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Education Minister John O'Dowd approves Irish language school with just 15 pupils - while 2,500 teaching staff face the axe

The Sinn Fein MLA has gone against the advice of his department

By Rebecca Black

Published 23/12/2014

Education Minister John O’Dowd
Education Minister John O’Dowd

Education Minister John O'Dowd has come under fire for approving a new Irish school with just 15 pupils as 2,500 teachers and support staff face losing their jobs.

The Sinn Fein man has been told he must make cuts of £198m to his budget.

His director of finance Trevor Connolly earlier this month described the situation as "extremely bleak", and department advisers urged him not to approve the establishment of the new school, but the minister has stood over his decision.

Coláiste Dhoire, proposed to be located in Owenbeg on the outskirts of Dungiven, Co Londonderry, will be only the second State-funded Irish-medium secondary school in Northern Ireland, following Coláiste Feirste in Belfast. UUP MLA Danny Kinahan has questioned the decision. "In the middle of a budget crisis, Education Minister John O'Dowd has made a decision to approve the establishment of a new Irish language secondary school," he said.

"He has done so contrary to the professional guidance of his departmental officials and a host of educational experts."

The advice on the development proposal to establish Coláiste Dhoire recommended the minister should not approve the new school.

Mr Kinahan has demanded Mr O'Dowd explain why he disregarded this advice. "A Government minister has a duty and responsibility to make rational decisions for the benefit of society as a whole, taking due consideration of the need to be responsible in spending taxpayers' money," he said.

"If a minister decides to disregard advice from his departmental officials, he needs to have solid, defensible grounds for doing so.

"The Western Education and Library Board, the Education and Training Inspectorate and the Department of Education itself have all said that the proposal is neither affordable nor viable.

"St Patrick's College in nearby Maghera provides an Irish language unit and they also have objected to the new school proposal. Damningly, even the Ministerial Advisory Group, which published a report last month reviewing Irish-medium education, has said that approval of this proposal flouts its recommendations."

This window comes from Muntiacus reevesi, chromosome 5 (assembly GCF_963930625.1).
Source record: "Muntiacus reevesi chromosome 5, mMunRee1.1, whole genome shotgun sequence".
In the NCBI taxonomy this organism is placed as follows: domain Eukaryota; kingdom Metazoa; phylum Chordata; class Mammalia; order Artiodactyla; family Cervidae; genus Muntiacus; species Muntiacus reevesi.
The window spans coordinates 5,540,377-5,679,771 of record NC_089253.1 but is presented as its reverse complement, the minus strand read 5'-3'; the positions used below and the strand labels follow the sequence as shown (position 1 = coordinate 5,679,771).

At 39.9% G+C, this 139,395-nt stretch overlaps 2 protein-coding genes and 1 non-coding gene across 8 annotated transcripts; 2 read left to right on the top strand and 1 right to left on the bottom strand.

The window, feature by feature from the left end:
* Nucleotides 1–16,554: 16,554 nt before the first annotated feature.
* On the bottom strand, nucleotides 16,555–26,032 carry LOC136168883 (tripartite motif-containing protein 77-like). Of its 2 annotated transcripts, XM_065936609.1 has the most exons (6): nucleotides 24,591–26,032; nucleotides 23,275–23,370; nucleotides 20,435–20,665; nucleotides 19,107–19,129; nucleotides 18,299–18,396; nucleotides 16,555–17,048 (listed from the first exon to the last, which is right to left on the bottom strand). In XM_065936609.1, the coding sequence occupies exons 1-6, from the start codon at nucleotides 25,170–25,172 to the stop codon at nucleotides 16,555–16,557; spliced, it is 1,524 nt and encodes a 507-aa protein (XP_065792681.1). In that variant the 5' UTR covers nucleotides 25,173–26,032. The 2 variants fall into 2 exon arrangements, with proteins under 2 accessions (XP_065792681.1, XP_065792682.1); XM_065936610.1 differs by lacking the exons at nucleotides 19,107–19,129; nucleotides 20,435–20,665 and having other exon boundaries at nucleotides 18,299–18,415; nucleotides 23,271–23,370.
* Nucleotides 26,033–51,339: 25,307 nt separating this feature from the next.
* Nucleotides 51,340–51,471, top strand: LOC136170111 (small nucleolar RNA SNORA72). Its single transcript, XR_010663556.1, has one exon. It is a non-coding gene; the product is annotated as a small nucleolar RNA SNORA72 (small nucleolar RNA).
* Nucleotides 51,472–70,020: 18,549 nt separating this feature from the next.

The development proposal also revealed that the initial intake at Coláiste Dhoire is projected to be just 15, which Mr Kinahan described as "ridiculously low for a secondary school". "It has been estimated that approximately 11 double mobile classrooms will be required at a cost of approximately £600,000 per year, with specialised accommodation increasing the cost," he said.

"This is an extremely serious situation and the minister must be held accountable for his actions."

Mr O'Dowd is standing by his decision and said he made it following careful consideration.

"I take very seriously my statutory duty to encourage and facilitate education through the medium of Irish," he said.

"While I note the advice of officials, I am the minister and is my role to make the final decision on all development proposals.

"I stand over my decision on Coláiste Dhoire."

Education Minister John O'Dowd defended his decision, saying: "I take very seriously my statutory duty to encourage and facilitate education through the medium of Irish.

"While I note the advice of officials, I am the Minister and is my role to make the final decision on all development proposals. I stand over my decision on Coláiste Dhoire."

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